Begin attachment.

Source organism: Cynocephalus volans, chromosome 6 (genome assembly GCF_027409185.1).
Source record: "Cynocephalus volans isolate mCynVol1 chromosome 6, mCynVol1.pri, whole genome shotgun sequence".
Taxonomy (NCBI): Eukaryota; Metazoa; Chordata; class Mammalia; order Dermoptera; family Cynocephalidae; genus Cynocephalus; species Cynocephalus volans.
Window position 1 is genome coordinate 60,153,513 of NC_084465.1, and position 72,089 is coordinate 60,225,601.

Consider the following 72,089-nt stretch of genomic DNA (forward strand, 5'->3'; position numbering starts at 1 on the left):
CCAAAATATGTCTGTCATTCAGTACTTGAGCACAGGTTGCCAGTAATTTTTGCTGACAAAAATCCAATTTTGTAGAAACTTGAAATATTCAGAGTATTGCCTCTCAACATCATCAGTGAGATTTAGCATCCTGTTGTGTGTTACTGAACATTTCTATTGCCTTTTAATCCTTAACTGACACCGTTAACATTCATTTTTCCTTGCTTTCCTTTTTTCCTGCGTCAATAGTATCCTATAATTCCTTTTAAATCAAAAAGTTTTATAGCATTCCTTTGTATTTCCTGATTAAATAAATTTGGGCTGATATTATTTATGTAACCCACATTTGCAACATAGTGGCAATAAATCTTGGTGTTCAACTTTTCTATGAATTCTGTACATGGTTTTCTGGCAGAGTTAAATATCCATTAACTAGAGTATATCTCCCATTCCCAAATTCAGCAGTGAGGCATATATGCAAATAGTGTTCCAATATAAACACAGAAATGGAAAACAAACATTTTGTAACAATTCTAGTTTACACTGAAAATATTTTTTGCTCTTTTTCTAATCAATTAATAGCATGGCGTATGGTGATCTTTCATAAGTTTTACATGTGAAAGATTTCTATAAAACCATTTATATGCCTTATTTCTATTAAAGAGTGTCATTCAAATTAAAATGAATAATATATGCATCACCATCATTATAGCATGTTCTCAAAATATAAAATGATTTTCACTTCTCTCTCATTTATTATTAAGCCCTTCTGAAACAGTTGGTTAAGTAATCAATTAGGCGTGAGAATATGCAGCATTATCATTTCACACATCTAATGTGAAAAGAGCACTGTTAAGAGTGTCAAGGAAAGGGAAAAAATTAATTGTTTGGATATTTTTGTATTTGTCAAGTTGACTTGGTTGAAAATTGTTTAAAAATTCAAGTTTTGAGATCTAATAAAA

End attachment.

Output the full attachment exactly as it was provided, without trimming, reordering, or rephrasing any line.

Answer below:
Source organism: Cynocephalus volans, chromosome 6 (genome assembly GCF_027409185.1).
Source record: "Cynocephalus volans isolate mCynVol1 chromosome 6, mCynVol1.pri, whole genome shotgun sequence".
Taxonomy (NCBI): Eukaryota; Metazoa; Chordata; class Mammalia; order Dermoptera; family Cynocephalidae; genus Cynocephalus; species Cynocephalus volans.
Window position 1 is genome coordinate 60,153,513 of NC_084465.1, and position 72,089 is coordinate 60,225,601.

Consider the following 72,089-nt stretch of genomic DNA (forward strand, 5'->3'; position numbering starts at 1 on the left):
CCAAAATATGTCTGTCATTCAGTACTTGAGCACAGGTTGCCAGTAATTTTTGCTGACAAAAATCCAATTTTGTAGAAACTTGAAATATTCAGAGTATTGCCTCTCAACATCATCAGTGAGATTTAGCATCCTGTTGTGTGTTACTGAACATTTCTATTGCCTTTTAATCCTTAACTGACACCGTTAACATTCATTTTTCCTTGCTTTCCTTTTTTCCTGCGTCAATAGTATCCTATAATTCCTTTTAAATCAAAAAGTTTTATAGCATTCCTTTGTATTTCCTGATTAAATAAATTTGGGCTGATATTATTTATGTAACCCACATTTGCAACATAGTGGCAATAAATCTTGGTGTTCAACTTTTCTATGAATTCTGTACATGGTTTTCTGGCAGAGTTAAATATCCATTAACTAGAGTATATCTCCCATTCCCAAATTCAGCAGTGAGGCATATATGCAAATAGTGTTCCAATATAAACACAGAAATGGAAAACAAACATTTTGTAACAATTCTAGTTTACACTGAAAATATTTTTTGCTCTTTTTCTAATCAATTAATAGCATGGCGTATGGTGATCTTTCATAAGTTTTACATGTGAAAGATTTCTATAAAACCATTTATATGCCTTATTTCTATTAAAGAGTGTCATTCAAATTAAAATGAATAATATATGCATCACCATCATTATAGCATGTTCTCAAAATATAAAATGATTTTCACTTCTCTCTCATTTATTATTAAGCCCTTCTGAAACAGTTGGTTAAGTAATCAATTAGGCGTGAGAATATGCAGCATTATCATTTCACACATCTAATGTGAAAAGAGCACTGTTAAGAGTGTCAAGGAAAGGGAAAAAATTAATTGTTTGGATATTTTTGTATTTGTCAAGTTGACTTGGTTGAAAATTGTTTAAAAATTCAAGTTTTGAGATCTAATAAAA